When leaders try to motivate their organizations for Change, we sometimes hear justifications like, "The definition of insanity is doing the same thing over and over again and expecting different results." Or sometimes we hear, "If you keep doin' what you're doin', you'll keep gettin' what you're gettin'."
The reasoning is, "We're all unhappy with what's happening now, so let's try this new proposal — it's bound to be better." Plausible enough, until you think about it a little more carefully. Here are three reasons for doubt.
- We can't really do the same thing twice
- We might like to believe that an organization can reliably repeat a set of actions, but if people are involved, it isn't really true. First, management rarely has a level of control over the rest of the employees sufficient to justify the claim that exact repetition is possible. But more important, we as people don't have that kind of control of our own actions — we're humans, not robots. We have good days and bad. Precise repetition is impossible, and that's often one reason why results are so variable.
- The context is always changing
- Even if we could repeat a set of actions precisely, the context in which we act is always changing, and that affects the outcome. Imagine a football team believing that since they scored once using a certain play, all they have to do to win is to execute that same play exactly again and again. The folly of that belief is evident as soon as you recall that there's another team of thinking people on the field. And so it is in business.
- We can't know everything about the circumstances
- We're humans, not robots.
We have good days and
bad. Precise repetition
is impossible.Even if we could repeat our actions precisely, and even if the context were constant, we can't be certain that the initial circumstances are what we think they are, because we can't know all there is to know about them. That is, we choose our actions based on the situation, and that choice requires that we identify the situation. Since the world is far more complex than we can grasp, we use our intuition — we guess. And we can't be certain that we make the same guess in the same circumstances every time.
Given all this, a more accurate version of the slogan might be, "The definition of insanity is doing precisely the same thing over and over again, ensuring identical circumstances and a deterministic universe, and expecting different results." But then, that slogan isn't nearly facile enough for the intended effect.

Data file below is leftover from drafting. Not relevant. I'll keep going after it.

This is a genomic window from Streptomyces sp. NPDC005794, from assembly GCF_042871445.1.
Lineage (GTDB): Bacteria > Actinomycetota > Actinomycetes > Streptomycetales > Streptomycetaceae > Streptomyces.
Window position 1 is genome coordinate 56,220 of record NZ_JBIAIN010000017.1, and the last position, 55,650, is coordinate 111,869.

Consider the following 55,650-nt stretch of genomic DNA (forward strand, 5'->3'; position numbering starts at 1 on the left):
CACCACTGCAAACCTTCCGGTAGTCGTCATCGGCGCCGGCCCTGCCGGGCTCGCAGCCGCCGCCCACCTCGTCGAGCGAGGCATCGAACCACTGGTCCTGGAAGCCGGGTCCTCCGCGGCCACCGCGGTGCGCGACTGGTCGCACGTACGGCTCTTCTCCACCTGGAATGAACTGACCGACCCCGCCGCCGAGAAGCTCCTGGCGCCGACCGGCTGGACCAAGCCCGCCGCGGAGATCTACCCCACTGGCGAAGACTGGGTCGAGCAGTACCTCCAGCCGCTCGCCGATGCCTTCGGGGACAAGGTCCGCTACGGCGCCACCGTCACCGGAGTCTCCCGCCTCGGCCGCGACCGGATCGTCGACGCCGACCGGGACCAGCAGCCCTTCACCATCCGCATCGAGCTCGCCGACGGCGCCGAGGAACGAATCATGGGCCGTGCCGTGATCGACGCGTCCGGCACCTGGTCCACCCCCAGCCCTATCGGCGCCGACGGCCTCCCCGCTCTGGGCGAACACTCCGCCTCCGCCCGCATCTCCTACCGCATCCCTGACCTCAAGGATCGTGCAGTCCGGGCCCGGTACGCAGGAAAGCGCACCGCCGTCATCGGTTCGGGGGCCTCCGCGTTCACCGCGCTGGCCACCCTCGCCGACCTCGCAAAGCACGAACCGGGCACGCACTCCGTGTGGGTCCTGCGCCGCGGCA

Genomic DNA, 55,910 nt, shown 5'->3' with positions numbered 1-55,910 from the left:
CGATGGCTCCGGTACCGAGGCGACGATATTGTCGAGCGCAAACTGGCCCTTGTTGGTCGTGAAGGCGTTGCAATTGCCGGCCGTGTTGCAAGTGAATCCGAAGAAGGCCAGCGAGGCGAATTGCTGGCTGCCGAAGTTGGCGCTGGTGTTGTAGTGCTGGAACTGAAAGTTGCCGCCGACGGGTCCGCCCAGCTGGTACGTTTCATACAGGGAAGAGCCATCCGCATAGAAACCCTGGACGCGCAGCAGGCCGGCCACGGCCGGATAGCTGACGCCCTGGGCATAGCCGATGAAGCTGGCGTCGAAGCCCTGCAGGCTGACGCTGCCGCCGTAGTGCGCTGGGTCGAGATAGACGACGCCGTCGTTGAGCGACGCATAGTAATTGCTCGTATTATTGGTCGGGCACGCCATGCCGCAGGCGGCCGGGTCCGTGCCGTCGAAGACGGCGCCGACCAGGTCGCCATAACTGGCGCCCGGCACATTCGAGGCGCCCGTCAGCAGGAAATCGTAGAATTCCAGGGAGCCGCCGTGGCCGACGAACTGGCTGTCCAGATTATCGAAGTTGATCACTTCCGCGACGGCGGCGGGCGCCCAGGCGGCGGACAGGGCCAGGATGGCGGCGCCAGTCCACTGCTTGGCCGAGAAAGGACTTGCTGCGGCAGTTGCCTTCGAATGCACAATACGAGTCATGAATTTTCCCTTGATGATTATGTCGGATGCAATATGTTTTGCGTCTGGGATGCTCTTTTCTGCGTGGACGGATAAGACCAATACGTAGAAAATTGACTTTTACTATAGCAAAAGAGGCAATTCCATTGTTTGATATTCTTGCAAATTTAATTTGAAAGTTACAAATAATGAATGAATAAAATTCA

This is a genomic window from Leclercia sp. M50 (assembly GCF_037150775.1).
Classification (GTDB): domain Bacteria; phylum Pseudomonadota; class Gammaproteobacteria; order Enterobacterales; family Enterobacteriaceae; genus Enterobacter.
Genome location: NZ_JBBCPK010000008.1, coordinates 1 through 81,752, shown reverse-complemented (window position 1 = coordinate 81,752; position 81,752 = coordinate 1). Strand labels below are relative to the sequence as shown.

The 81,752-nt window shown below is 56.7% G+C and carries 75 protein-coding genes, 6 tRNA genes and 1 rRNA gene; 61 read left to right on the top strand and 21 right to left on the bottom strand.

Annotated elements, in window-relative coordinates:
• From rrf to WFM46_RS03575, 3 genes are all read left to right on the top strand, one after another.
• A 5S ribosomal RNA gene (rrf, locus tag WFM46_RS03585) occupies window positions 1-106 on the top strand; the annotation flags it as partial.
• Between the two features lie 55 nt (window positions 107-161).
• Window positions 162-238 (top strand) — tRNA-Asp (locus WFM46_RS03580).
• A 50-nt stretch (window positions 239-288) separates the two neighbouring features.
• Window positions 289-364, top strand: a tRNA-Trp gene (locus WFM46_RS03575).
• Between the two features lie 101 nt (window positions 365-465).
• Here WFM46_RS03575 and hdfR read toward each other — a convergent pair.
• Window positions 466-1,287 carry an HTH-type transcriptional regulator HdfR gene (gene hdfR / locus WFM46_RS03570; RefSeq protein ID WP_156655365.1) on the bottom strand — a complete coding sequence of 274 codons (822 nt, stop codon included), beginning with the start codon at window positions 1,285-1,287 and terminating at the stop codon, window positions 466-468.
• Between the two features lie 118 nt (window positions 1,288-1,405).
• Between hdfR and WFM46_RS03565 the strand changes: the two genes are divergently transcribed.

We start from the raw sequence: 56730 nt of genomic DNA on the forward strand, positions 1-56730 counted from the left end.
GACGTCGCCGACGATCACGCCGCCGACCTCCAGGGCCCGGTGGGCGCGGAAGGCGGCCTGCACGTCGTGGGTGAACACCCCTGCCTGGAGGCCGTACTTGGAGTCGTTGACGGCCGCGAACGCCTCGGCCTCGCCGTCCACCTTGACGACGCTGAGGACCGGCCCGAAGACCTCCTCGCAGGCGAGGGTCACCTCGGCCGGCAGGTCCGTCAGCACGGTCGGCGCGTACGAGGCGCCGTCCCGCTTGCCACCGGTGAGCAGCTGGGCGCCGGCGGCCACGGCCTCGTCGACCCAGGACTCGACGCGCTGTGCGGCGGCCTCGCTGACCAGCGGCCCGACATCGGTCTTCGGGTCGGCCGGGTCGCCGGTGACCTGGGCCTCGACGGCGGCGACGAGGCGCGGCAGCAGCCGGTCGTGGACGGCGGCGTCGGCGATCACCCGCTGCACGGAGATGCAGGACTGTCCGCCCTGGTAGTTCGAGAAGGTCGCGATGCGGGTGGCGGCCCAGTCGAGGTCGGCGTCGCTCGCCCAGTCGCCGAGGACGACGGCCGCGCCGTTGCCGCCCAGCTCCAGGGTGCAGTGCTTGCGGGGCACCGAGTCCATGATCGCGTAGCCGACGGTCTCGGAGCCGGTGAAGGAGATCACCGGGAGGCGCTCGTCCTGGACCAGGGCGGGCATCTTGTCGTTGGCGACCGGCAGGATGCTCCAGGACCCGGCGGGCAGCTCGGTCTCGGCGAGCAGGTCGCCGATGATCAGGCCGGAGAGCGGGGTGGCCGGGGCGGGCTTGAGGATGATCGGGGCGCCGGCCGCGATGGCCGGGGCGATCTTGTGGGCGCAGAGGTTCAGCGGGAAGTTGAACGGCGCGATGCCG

One of the salient features of insanity (which isn't a clinical term anyway) must surely be an inability to grasp reality. It seems clear that the old saw defining insanity fails to grasp reality. When it comes to doing the same thing over and over again, expecting the same results might be even loopier than expecting different results. Top Next Issue
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More articles on Organizational Change:
- Workplace Taboos and Change
- In the workplace, some things can't be discussed — they are taboo. When we're aware of taboos,
we can choose when to obey them, and when to be more flexible. When we're unaware of them, they can
limit our ability to change.
- Beyond WIIFM
- Probably the most widely used tactic of persuasion, "What's In It For Me," or WIIFM, can be
toxic to an organization. There's a much healthier approach that provides a competitive advantage to
organizations that use it.
- He's No Longer Here
- Sometimes we adopt inappropriate technologies, or we deploy unworkable processes, largely because of
the political power of their advocates, and despite widespread doubts about the wisdom of the moves.
Strangely, though, the decisions often stick long after the advocates move on. Why? And what can we
do about it?
- The Ties that Bind
- Changing anything in an organization reveals how it's connected to its people, to its processes, to
its facilities, and to the overall context. Usually, these connections reach out much further into the
organization than we imagine.
- Kinds of Organizational Authority: the Formal
- A clear understanding of Power, Authority, and Influence depends on familiarity with the kinds of authority
found in organizations. Here's Part I of a little catalog of authority classes.
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- When things go wildly wrong, someone is usually designated to investigate and assess the probability of further trouble. That role can be risky. Here are three guidelines for protecting yourself if that role falls to you. Available here and by RSS on August 29.
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- The Power Affect: How We Express Our Personal Power
- Many people who possess real organizational power have a characteristic demeanor. It's the way they project their presence. I call this the power affect. Some people — call them power pretenders — adopt the power affect well before they attain significant organizational power. Unfortunately for their colleagues, and for their organizations, power pretenders can attain organizational power out of proportion to their merit or abilities. Understanding the power affect is therefore important for anyone who aims to attain power, or anyone who works with power pretenders. Read more about this program.